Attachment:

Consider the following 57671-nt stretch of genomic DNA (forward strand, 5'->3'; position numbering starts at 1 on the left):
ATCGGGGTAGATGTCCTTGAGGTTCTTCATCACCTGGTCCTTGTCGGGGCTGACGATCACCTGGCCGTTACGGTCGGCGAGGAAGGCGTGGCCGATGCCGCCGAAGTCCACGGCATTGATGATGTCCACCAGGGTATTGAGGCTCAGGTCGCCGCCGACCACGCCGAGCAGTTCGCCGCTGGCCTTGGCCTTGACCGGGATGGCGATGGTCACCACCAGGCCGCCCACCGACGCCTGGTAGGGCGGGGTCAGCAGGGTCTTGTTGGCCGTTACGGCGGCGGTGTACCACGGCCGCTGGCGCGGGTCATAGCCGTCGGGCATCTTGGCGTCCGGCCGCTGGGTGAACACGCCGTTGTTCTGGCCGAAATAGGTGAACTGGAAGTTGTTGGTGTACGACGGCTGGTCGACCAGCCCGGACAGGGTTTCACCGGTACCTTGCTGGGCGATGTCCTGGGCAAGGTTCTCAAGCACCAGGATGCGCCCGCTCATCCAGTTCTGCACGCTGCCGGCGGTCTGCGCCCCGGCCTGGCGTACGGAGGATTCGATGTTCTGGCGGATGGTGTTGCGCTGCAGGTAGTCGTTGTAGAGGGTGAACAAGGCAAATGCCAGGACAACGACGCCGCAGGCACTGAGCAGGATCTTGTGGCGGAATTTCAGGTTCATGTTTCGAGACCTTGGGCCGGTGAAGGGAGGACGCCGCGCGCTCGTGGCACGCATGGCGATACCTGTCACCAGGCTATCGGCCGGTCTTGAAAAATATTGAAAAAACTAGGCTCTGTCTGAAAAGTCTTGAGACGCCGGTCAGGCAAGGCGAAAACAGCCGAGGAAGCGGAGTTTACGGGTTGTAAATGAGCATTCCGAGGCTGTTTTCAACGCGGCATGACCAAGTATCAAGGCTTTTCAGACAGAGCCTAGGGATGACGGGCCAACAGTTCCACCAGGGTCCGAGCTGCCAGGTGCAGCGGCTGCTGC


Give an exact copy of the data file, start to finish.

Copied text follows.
Consider the following 57671-nt stretch of genomic DNA (forward strand, 5'->3'; position numbering starts at 1 on the left):
ATCGGGGTAGATGTCCTTGAGGTTCTTCATCACCTGGTCCTTGTCGGGGCTGACGATCACCTGGCCGTTACGGTCGGCGAGGAAGGCGTGGCCGATGCCGCCGAAGTCCACGGCATTGATGATGTCCACCAGGGTATTGAGGCTCAGGTCGCCGCCGACCACGCCGAGCAGTTCGCCGCTGGCCTTGGCCTTGACCGGGATGGCGATGGTCACCACCAGGCCGCCCACCGACGCCTGGTAGGGCGGGGTCAGCAGGGTCTTGTTGGCCGTTACGGCGGCGGTGTACCACGGCCGCTGGCGCGGGTCATAGCCGTCGGGCATCTTGGCGTCCGGCCGCTGGGTGAACACGCCGTTGTTCTGGCCGAAATAGGTGAACTGGAAGTTGTTGGTGTACGACGGCTGGTCGACCAGCCCGGACAGGGTTTCACCGGTACCTTGCTGGGCGATGTCCTGGGCAAGGTTCTCAAGCACCAGGATGCGCCCGCTCATCCAGTTCTGCACGCTGCCGGCGGTCTGCGCCCCGGCCTGGCGTACGGAGGATTCGATGTTCTGGCGGATGGTGTTGCGCTGCAGGTAGTCGTTGTAGAGGGTGAACAAGGCAAATGCCAGGACAACGACGCCGCAGGCACTGAGCAGGATCTTGTGGCGGAATTTCAGGTTCATGTTTCGAGACCTTGGGCCGGTGAAGGGAGGACGCCGCGCGCTCGTGGCACGCATGGCGATACCTGTCACCAGGCTATCGGCCGGTCTTGAAAAATATTGAAAAAACTAGGCTCTGTCTGAAAAGTCTTGAGACGCCGGTCAGGCAAGGCGAAAACAGCCGAGGAAGCGGAGTTTACGGGTTGTAAATGAGCATTCCGAGGCTGTTTTCAACGCGGCATGACCAAGTATCAAGGCTTTTCAGACAGAGCCTAGGGATGACGGGCCAACAGTTCCACCAGGGTCCGAGCTGCCAGGTGCAGCGGCTGCTGC